Are Entitled Employees Draining?

Photo: blog.selectinternational.com

My husband manages a fast pitch travel team and recently dealt with unhappy parents. While the majority of the team believes in being competitive and playing hard, one parent feels that their child should be able to play all the positions. Their request was expressed as a sense of entitlement, full of frustration, and regardless of the child’s ability or desire to play.

While watching, discussing, and commiserating with my husband, I couldn’t help but think of the work environment. We’ve all experienced it: that one individual who is never happy, complains about everything and everyone, and feels that they are deserving of so much more because they think they contribute significantly to the company. But in reality, that person brings everyone down, does not pull their weight, and generally tries to corral others to their side.

Studies, such as one recently conducted by Paul Harvey, assistant professor of management at the University of New Hampshire, found that employees who feel entitled generally are frustrated, engage in office politics, and abuse co-workers in the form of insults and rumors.

What’s a manager to do? First and foremost, establish the goals and rules for the company, department, or project, clearly explaining what you expect. Identify the channels of communication, especially as it relates to discussing problems or challenges that may occur. Encourage employees to come to the manager, stressing the importance of communicating any concerns early on rather than letting an issue brew out of control. Hold team meetings as a project requires, keeping a pulse on performance, progress and attitude.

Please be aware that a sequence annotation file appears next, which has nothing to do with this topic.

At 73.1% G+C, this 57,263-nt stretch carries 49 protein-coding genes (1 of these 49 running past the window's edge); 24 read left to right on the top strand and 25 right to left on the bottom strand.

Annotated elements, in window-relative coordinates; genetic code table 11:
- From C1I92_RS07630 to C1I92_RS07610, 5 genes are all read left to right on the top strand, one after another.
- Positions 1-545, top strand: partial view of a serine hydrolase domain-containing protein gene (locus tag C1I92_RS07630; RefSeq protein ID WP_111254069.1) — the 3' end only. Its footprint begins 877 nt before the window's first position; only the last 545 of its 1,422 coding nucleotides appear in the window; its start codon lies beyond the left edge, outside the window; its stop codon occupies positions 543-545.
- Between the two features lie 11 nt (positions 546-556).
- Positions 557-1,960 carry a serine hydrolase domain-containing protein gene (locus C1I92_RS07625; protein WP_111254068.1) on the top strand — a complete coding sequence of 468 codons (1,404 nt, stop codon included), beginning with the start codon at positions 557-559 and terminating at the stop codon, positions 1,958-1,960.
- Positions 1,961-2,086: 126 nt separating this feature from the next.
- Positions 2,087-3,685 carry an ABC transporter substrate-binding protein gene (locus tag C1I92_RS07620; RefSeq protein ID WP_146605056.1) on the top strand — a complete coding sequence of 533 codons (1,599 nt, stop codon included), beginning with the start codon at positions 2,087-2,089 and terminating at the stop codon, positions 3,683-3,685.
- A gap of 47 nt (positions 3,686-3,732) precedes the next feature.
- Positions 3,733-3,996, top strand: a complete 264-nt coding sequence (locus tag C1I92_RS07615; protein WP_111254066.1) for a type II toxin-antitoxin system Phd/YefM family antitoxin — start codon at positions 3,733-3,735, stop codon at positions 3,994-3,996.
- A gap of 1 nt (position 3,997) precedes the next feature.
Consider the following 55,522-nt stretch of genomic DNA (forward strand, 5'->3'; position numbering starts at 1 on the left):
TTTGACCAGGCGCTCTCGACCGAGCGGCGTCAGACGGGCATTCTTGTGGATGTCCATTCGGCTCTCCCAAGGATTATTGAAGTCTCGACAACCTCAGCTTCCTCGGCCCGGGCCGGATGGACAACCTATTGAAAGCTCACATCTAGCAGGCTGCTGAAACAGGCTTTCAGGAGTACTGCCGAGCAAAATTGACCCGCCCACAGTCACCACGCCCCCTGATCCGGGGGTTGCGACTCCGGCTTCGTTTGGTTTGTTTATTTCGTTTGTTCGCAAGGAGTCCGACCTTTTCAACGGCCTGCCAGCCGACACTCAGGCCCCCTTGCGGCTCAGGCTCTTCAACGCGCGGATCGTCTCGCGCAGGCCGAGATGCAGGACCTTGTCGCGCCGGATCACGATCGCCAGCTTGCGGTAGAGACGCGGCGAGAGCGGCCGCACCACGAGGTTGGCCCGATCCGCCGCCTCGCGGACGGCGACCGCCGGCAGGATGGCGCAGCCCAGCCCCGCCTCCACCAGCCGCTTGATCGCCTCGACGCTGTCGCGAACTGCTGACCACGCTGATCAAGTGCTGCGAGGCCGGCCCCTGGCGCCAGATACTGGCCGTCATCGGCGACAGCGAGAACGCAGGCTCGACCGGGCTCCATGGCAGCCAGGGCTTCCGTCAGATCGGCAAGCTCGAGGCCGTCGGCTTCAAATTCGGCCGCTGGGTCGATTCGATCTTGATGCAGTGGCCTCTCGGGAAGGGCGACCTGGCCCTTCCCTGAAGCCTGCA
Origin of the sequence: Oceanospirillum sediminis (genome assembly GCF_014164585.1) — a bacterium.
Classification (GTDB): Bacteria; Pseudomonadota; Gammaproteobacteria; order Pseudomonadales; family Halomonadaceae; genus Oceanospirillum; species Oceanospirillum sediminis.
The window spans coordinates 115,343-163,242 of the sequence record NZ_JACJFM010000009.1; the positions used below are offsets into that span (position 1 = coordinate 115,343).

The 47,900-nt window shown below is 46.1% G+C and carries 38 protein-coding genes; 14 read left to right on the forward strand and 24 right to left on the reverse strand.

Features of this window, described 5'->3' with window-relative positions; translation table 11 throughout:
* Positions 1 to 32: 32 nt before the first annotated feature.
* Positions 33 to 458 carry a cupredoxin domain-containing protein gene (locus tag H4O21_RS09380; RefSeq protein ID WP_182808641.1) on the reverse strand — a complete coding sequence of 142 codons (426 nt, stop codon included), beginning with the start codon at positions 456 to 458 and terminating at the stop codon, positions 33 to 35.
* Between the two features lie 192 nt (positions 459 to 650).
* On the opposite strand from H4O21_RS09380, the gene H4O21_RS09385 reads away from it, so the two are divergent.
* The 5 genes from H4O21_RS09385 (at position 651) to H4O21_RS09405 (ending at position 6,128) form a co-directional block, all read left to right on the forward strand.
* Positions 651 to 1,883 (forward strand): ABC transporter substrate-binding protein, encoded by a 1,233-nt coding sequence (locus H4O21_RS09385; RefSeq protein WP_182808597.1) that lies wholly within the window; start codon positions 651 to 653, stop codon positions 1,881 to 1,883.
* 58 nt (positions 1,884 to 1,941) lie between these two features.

Meet with each individual and define his or her role. Set specific goals, and let them know new goals can be assigned once the first set is reached. If there are consequences for not completing a job, spell that out too. Identifying when a review will be conducted or  specifying project deadline dates goes a long way towards keeping goals in perspective.

Be sure to emphasize that when issues arise, the employee comes to the manager to discuss it. Managers should remain calm about the complaint, thank the employee for bringing an issue to their attention, ask questions in a nonjudgmental tone, and seek out what the employee’s potential solution may be. Managers should also remain positive and resist the urge to show frustration or exasperation. This can be done by stating observations, not opinions. Above all, remain objective and act quickly and definitively to resolve the matter.

Last, work with the employee to develop a training program or establish a mentoring program to help that individual grow. Get the employee involved with the planning, as the more one is involved in planning, the more likely they will be to follow through.

 

 

Jodi Groh is Marketing Director at Nanofilm.  You can reach her at JGroh@nanofilmtechnology.com.

 

 

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